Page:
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French Version

Cabinet crisis shows no sign of ending

Lebanon's polarized political class sank further into uncertainty Thursday, with both the March 8 and March 14 camps entrenched in opposing views on how to resolve continuing political deadlock.

Resigned Health Minister Mohammad Khalifeh said Thursday that he refused to accept accusations that resigned Shiite ministers were hampering the creation of an international tribunal into the assassination of late former Premier Rafik Hariri.

"If we had received the UN draft even 24 hours before the Cabinet session was held, then they would have been able to say whether we intend to impede the tribunal," Khalifeh told the Voice of Lebanon radio station on Thursday.

Stressing the need to address the "governmental crisis," he urged his political opponents to be "rational" and resolve the problems plaguing the country.

Premier Fouad Siniora's Cabinet approved a draft to form the controversial tribunal Monday, despite the resignation of all five Hizbullah and Amal ministers and Environment Minister Yaacoub Sarraf, an ally of President Emile Lahoud.

Also speaking to Voice of Lebanon on Thursday, Industry Minister Pierre Gemayel urged Lebanon's political elite to resume roundtable talks.

"The main problem was the conditional call to hold consultation meetings ... as if we were called by force to only discuss two items on the agenda, otherwise demonstrations would be held," Gemayel said.

The minister was referring to Speaker Nabih Berri's call earlier this month for rival politicians to hold "consultation meetings" on the formation of a national unity government and a new electoral law.

"One cannot say the problem lies in the government. In fact, it is in the rule of the country, starting with the presidency," he said. "The presidential post is the main issue to be discussed."

MP Nabil Nicholas slammed the government's "monopoly of authority," vowing a "surprising reaction" if the government did not change its mind.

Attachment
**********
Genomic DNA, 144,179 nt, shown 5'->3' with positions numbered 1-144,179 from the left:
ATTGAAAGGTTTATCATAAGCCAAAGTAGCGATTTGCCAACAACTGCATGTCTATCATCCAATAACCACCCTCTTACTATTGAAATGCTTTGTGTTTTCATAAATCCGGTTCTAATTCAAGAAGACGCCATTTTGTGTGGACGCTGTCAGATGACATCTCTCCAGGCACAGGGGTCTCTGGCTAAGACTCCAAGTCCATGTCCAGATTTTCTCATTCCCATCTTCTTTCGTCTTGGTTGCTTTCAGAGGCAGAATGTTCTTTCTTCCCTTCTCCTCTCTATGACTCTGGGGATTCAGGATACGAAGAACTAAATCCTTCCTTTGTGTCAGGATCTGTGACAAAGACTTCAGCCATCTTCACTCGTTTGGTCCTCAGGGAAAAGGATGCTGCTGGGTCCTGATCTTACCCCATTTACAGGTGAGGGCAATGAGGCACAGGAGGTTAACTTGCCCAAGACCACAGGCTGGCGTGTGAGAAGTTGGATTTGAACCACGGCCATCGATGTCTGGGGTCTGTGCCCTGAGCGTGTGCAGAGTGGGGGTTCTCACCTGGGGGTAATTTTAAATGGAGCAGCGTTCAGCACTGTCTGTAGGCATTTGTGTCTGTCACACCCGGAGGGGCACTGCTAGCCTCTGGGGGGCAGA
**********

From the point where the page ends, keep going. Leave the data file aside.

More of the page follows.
"As [MP Michel] Aoun said, Siniora will not even have the time to pack his stuff and leave," Nicholas said in a statement issued on Thursday.

The Free Patriotic Movement leader made the comment during a speech earlier this year that focused on the overthrow of Siniora's government.

Nicholas, a prominent member of Aoun's Reform and Change parliamentary bloc, said vows made by the March 14 Forces to meet opposition demonstrations with demonstrations of their own was a "dangerous" development.

"It means that the life of any member of the opposition who wishes to express his opinion is being threatened," he said.

According to Nicholas, by convening a session after the exodus of Shiite ministers the government had "violated the preamble to the Lebanese Constitution, which stipulates that any authority loses legitimacy when it contradicts the National Pact of coexistence."

Hizbullah MP Hassan Fadlallah called Thursday for the formation of a new Cabinet, "with a head who does not monopolize power, violate the Constitution or threaten coexistence."

"Siniora has lost his title as premier," Fadlallah said in a statement. "He no longer represents all of the Lebanese, but a certain political party."

Fadlallah told all Hizbullah supporters to prepare for "peaceful" demonstrations.

"There will be no mayhem and no civil war," he said.

"If [the March 14 Forces] consider themselves to be a majority, then why are they afraid of us demonstrating?"

Beirut 17-11-2006
Mira Borji
The Daily Star

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